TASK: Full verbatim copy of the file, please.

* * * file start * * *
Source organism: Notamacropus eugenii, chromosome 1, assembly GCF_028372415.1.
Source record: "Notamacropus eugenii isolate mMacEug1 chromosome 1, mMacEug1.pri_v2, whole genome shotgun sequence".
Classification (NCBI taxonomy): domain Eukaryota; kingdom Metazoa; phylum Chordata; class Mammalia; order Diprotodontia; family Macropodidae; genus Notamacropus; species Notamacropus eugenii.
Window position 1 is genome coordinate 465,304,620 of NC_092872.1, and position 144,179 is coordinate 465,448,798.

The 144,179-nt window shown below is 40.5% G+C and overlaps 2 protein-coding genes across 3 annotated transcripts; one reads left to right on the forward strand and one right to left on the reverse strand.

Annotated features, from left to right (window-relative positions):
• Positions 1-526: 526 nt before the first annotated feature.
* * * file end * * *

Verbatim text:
Source organism: Notamacropus eugenii, chromosome 1, assembly GCF_028372415.1.
Source record: "Notamacropus eugenii isolate mMacEug1 chromosome 1, mMacEug1.pri_v2, whole genome shotgun sequence".
Classification (NCBI taxonomy): domain Eukaryota; kingdom Metazoa; phylum Chordata; class Mammalia; order Diprotodontia; family Macropodidae; genus Notamacropus; species Notamacropus eugenii.
Window position 1 is genome coordinate 465,304,620 of NC_092872.1, and position 144,179 is coordinate 465,448,798.

The 144,179-nt window shown below is 40.5% G+C and overlaps 2 protein-coding genes across 3 annotated transcripts; one reads left to right on the forward strand and one right to left on the reverse strand.

Annotated features, from left to right (window-relative positions):
• Positions 1-526: 526 nt before the first annotated feature.